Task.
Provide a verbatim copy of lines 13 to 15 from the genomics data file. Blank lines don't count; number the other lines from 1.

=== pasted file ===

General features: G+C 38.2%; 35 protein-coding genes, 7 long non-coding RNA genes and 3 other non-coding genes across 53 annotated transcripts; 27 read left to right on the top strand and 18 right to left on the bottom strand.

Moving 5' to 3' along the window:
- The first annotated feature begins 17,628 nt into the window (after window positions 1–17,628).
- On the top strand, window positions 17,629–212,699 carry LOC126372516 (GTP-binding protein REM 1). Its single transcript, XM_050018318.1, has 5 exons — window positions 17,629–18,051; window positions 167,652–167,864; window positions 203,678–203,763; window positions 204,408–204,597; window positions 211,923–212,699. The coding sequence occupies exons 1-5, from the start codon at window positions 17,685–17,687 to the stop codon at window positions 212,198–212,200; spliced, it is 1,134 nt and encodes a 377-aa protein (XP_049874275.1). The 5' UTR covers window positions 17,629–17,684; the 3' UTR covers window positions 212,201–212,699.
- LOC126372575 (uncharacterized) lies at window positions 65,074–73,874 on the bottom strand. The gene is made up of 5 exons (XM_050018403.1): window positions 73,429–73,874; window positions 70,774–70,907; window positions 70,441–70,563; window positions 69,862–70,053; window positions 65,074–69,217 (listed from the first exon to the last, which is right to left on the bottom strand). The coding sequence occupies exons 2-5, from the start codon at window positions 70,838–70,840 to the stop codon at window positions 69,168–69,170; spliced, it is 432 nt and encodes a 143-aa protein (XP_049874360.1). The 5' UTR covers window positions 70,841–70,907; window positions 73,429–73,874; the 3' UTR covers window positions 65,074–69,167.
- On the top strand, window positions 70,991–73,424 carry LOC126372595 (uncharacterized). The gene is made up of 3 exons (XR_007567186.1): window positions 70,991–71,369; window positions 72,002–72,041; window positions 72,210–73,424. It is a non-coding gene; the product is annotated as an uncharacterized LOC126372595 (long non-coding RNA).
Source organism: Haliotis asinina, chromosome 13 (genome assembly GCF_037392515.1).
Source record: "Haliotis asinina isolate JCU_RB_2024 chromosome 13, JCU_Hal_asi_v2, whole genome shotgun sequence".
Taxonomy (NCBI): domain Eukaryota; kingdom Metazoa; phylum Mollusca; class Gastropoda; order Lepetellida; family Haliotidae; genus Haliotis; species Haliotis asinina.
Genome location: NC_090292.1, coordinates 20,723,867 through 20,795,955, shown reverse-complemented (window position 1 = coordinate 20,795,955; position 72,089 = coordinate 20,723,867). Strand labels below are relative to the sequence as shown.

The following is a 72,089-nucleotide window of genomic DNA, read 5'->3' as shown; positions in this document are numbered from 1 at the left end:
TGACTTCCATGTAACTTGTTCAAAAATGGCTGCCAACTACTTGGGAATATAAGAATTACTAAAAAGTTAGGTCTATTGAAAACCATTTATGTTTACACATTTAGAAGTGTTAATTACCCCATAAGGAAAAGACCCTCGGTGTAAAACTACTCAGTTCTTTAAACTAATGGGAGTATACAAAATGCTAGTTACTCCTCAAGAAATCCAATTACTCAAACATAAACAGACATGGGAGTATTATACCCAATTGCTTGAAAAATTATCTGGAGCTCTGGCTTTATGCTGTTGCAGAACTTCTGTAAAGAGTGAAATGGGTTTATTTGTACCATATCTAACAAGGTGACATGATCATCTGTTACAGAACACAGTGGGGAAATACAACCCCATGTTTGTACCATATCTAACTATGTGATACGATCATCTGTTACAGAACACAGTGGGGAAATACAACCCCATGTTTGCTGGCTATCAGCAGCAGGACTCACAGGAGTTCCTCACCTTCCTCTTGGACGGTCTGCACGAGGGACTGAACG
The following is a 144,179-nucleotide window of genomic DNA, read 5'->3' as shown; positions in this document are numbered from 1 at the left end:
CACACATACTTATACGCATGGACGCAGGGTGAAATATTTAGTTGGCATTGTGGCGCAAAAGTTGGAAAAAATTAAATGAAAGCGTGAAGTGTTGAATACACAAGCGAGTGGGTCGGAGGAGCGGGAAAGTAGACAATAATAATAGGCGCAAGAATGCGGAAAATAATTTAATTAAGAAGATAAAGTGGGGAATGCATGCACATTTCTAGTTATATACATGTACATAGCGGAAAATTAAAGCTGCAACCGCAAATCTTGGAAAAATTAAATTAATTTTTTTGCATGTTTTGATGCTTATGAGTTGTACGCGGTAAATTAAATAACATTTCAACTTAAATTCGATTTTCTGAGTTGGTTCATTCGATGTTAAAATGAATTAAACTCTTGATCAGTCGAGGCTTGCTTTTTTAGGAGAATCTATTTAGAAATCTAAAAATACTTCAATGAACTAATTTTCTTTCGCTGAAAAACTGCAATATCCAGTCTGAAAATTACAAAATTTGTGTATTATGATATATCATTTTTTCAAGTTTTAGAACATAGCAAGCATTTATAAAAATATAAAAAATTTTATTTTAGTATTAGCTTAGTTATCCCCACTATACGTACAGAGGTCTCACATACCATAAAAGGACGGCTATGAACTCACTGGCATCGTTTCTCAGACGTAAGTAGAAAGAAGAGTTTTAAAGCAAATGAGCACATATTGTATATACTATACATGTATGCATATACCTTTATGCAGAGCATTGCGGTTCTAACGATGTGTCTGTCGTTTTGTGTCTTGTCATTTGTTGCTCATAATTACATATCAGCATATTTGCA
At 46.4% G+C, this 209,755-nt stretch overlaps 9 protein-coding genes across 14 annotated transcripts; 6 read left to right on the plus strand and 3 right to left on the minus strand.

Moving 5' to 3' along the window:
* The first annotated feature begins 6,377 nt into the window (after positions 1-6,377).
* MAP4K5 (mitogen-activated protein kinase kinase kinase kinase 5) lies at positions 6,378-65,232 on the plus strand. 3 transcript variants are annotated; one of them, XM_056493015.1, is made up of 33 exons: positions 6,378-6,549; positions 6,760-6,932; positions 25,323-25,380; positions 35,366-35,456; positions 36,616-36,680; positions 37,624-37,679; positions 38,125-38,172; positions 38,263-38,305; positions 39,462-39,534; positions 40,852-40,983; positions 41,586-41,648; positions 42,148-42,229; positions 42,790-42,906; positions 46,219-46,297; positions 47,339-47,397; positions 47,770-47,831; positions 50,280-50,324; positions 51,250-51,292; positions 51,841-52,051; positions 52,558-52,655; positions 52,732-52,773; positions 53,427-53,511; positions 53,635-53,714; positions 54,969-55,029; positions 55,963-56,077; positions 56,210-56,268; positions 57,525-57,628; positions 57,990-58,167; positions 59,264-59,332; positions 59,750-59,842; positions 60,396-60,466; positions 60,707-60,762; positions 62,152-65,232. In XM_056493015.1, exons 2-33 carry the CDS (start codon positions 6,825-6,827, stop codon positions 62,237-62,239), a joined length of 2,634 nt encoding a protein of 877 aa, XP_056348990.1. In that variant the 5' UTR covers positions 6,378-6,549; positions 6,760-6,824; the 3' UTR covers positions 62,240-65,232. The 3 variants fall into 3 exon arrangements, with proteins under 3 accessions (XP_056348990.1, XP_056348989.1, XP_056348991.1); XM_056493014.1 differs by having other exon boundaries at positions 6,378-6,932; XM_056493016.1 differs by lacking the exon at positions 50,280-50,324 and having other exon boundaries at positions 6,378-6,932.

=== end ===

The following is a 144,179-nucleotide window of genomic DNA, read 5'->3' as shown; positions in this document are numbered from 1 at the left end:
CACACATACTTATACGCATGGACGCAGGGTGAAATATTTAGTTGGCATTGTGGCGCAAAAGTTGGAAAAAATTAAATGAAAGCGTGAAGTGTTGAATACACAAGCGAGTGGGTCGGAGGAGCGGGAAAGTAGACAATAATAATAGGCGCAAGAATGCGGAAAATAATTTAATTAAGAAGATAAAGTGGGGAATGCATGCACATTTCTAGTTATATACATGTACATAGCGGAAAATTAAAGCTGCAACCGCAAATCTTGGAAAAATTAAATTAATTTTTTTGCATGTTTTGATGCTTATGAGTTGTACGCGGTAAATTAAATAACATTTCAACTTAAATTCGATTTTCTGAGTTGGTTCATTCGATGTTAAAATGAATTAAACTCTTGATCAGTCGAGGCTTGCTTTTTTAGGAGAATCTATTTAGAAATCTAAAAATACTTCAATGAACTAATTTTCTTTCGCTGAAAAACTGCAATATCCAGTCTGAAAATTACAAAATTTGTGTATTATGATATATCATTTTTTCAAGTTTTAGAACATAGCAAGCATTTATAAAAATATAAAAAATTTTATTTTAGTATTAGCTTAGTTATCCCCACTATACGTACAGAGGTCTCACATACCATAAAAGGACGGCTATGAACTCACTGGCATCGTTTCTCAGACGTAAGTAGAAAGAAGAGTTTTAAAGCAAATGAGCACATATTGTATATACTATACATGTATGCATATACCTTTATGCAGAGCATTGCGGTTCTAACGATGTGTCTGTCGTTTTGTGTCTTGTCATTTGTTGCTCATAATTACATATCAGCATATTTGCA
At 46.4% G+C, this 209,755-nt stretch overlaps 9 protein-coding genes across 14 annotated transcripts; 6 read left to right on the plus strand and 3 right to left on the minus strand.